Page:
“I said I’m going to Thailand.”

That got her attention. “Right.” Sort of. “Well come and say hello to mum and we’ll talk about it later. And remember to say sorry.”

That settled it. “I’m going to Thailand now.”

“Don’t be silly, Jim,” said my sister. “You’ve got two horses and a llama in your back garden. Who’s going to look after them if you go skipping off to Thailand.”

Damn. She had a point there. Still… I looked at her.

“No. Absolutely not. That was me asking a rhetorical question, not me planning your logistics for you.” She stepped back from the door. “Just come in and say hello to mum, will you?”

“Good idea.” I stepped through the door. “I’ll ask her.”

“No you damn well won’t. I spend enough time driving mum around already without taking her to your place twice a day.”

I liked the sound of that. “You think she’ll say yes, then?”

My sister pinched the bridge of her nose as if trying to squeeze out an ache before it made it any further into her head. “When will I ever learn? No, don’t answer that, Jim. It was another rhetorical question. I don’t know what you were thinking, bringing horses and llamas into that tiny little garden.”

I shrugged. “It seemed like a good idea at the time.”

My sister dropped her hands to her hips and glared at me. It was an expression she never seemed to wear when she was talking to anyone else.

“A lot of things seem like a good idea to you because you don’t think them through. Have you still got that harp blocking your bedroom door?”

“It’s not blocking it. I can get through the door perfectly well,” I said. “If I turn sideways.”

“And how well can you play it now?”

I didn’t meet her eye. “I haven’t started the lessons yet.”

My sister took a deep breath. “Look, I’m sorry about your car. Come and say hello to mum and we’ll talk about Thailand later.”

“You’re just hoping I’ll forget about it,” I said.

My sister didn’t answer, so I knew I was right. In fairness, so was she.

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A Suspiciously Washed Shirt

ASuspiciouslyWashedShirt

(Lucia ferri [CC / Flickr])

Priscilla marched into the living room, brandishing Robert’s shirt.

“You’ve washed your own shirt.” She threw it at him, covering his face.

“Hey!” Robert pulled it aside, his eyes still fixed in the direction of the television. “Arsenal are about to score. You’ll make me miss it.”

Priscilla glared down at him, arms folded, until her words sank in. He snapped his face toward her, looking like a man whose plans for a quiet evening with the Champions’ League had been disrupted by a tiger prowling through the door.

“Is.. is that a crime?” he asked.

“No, it’s a bloody miracle,” said Priscilla, “or more likely it’s an alibi. Did it, by any miniscule chance, smell of perfume?”

Robert blinked. “No.”

“Don’t lie to me. What’s her name?”

“Priscilla, there was no perfume on it.”

Priscilla seized the remote control and swept the Champions’ League from the screen. She stood directly between him and the television, forcing him into the one orientation he was accustomed to giving his full attention to. “When you start a sentence with my name, I know you’re hiding something. Who is she?”

“Pris -” Robert bit down on her name. “Darling, I promise you, I haven’t been with another woman.”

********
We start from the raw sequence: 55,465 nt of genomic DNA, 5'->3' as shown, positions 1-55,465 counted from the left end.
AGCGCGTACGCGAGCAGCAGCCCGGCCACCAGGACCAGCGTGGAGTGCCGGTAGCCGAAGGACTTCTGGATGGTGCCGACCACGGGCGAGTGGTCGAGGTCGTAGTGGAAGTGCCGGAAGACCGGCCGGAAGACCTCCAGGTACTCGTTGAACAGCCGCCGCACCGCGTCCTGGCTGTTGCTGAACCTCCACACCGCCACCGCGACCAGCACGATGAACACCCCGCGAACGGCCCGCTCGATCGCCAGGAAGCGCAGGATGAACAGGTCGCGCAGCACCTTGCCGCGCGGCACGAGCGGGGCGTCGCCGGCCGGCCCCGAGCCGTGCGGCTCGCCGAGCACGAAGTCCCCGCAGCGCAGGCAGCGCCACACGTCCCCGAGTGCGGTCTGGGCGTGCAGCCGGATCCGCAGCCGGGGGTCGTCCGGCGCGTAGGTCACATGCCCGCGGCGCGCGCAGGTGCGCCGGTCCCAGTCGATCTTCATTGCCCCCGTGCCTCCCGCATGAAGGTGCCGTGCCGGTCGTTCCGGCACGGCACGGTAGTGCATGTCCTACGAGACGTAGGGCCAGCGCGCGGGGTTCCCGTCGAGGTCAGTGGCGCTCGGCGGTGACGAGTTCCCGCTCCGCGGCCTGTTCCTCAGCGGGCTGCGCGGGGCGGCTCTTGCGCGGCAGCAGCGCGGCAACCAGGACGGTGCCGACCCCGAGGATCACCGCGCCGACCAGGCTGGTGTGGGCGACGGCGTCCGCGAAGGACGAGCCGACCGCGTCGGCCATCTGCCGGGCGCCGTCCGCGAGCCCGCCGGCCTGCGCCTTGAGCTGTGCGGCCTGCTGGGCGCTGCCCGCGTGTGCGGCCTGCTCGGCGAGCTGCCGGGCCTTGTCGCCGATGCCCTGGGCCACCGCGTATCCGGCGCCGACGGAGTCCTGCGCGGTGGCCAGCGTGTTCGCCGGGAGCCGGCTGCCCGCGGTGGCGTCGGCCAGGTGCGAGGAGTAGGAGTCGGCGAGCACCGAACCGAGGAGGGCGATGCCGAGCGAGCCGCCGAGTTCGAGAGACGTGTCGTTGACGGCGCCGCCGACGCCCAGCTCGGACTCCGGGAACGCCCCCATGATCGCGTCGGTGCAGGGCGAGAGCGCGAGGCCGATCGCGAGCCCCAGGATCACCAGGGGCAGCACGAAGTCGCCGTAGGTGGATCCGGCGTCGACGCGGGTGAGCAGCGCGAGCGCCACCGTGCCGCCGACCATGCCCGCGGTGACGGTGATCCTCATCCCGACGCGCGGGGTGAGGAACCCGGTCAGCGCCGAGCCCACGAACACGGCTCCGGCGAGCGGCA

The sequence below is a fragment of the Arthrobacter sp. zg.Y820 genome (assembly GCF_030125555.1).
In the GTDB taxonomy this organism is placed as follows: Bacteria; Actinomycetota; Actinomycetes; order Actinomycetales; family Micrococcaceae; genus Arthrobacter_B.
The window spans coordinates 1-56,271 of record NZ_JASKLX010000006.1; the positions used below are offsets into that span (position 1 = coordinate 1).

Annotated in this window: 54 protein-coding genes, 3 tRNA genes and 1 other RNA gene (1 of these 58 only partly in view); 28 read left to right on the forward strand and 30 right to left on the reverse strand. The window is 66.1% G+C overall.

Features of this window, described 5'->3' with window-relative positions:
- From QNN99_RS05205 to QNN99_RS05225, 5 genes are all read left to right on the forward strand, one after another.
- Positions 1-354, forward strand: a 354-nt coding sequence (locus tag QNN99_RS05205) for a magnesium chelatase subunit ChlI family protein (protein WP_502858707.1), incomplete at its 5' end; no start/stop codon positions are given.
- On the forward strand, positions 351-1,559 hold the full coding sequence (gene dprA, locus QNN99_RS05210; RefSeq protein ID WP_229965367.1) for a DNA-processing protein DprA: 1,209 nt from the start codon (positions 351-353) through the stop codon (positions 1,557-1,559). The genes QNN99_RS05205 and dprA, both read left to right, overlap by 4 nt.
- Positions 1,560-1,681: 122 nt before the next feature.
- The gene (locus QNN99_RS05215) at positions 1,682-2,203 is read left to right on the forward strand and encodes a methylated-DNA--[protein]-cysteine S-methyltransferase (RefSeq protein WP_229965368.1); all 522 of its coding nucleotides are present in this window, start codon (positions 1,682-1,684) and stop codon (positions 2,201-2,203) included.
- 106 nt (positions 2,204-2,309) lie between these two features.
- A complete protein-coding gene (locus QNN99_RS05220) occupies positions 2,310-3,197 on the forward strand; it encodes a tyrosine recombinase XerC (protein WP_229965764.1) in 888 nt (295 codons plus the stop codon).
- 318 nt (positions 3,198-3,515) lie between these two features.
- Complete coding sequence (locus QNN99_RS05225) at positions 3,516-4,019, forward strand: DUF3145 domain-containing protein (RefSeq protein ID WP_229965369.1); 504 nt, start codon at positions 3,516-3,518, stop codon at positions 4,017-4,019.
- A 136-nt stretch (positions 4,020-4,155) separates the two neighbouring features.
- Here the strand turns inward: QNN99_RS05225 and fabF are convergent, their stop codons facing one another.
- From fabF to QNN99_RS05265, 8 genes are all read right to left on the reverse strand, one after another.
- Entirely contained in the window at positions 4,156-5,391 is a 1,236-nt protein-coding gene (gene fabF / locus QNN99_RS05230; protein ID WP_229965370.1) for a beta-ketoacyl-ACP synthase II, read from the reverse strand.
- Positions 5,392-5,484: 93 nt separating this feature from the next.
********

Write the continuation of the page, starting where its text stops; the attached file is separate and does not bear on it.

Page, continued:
“Darling is just as much a giveaway as my name. We’re not dropping this until you tell me the truth.”

“But I -”

“All of the truth. Not just the little bit that you think will shut me up.”

Robert sighed. “All right, I’ll tell you. But you’re not going to like it.”

Priscila jutted her face toward him, prodding him to go on.

“The truth is that I found out about you and that muppet, Nigel. I’m sorry.”

Priscilla felt herself deflate. Her hands dropped to her sides. Her knees dropped her into a chair.

“Hang on,” she said. “Why are you sorry? What have you done?”

Robert couldn’t look at her. “You know I get carried away sometimes. I didn’t mean to, but the thought of you and him… and then it turned out he was a Manchester United fan… anyway, it was his blood I was washing off the shirt. Nothing to do with another woman.”

Priscilla took a deep breath. “I’m sorry, Robert. I jumped to the wrong conclusion. You know how I always think it’s something really bad.”

Neither of them spoke for several minutes.

“Could I…?” Robert sounded tentative. “Maybe…”

Priscilla gave him back the remote control without speaking.

Arsenal lost three-nil.

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Non-fiction Review: Sapiens by Yuval Noah Harari

SapiensWe are on the threshold of both heaven and hell, moving nervously between the gateway of one and the anteroom of the other. History has still not decided where we will end up, and a string of coincidences might yet send us rolling in either direction.

So says Yuval Noah Harari. You might answer, ‘Aren’t we always?’ – especially if you happen to be a lover of Dickens.

The history of our species as detailed in Sapiens: A Brief History of Humankind makes it sound as though we’ve been hovering on that threshold since the ‘cognitive revolution’ of 70,000 years ago, when the first human culture arose. There are, however, times when the doors to heaven and hell have looked particularly enticing and we live in one of those times. As with all the other times, the doors are labelled with hieroglyphics in a language we can’t read. Even if we think we’ve deciphered them, we only have a vague idea of how to make the sort of collective decision that leads to choosing one of them.

Whenever we’ve stepped through one of those doors, we’ve usually found ourselves in another threshold rather than heaven or hell, but there have never been seven billion of us before and we’ve never had technology that’s capable of restructuring the world we live in quite so comprehensively.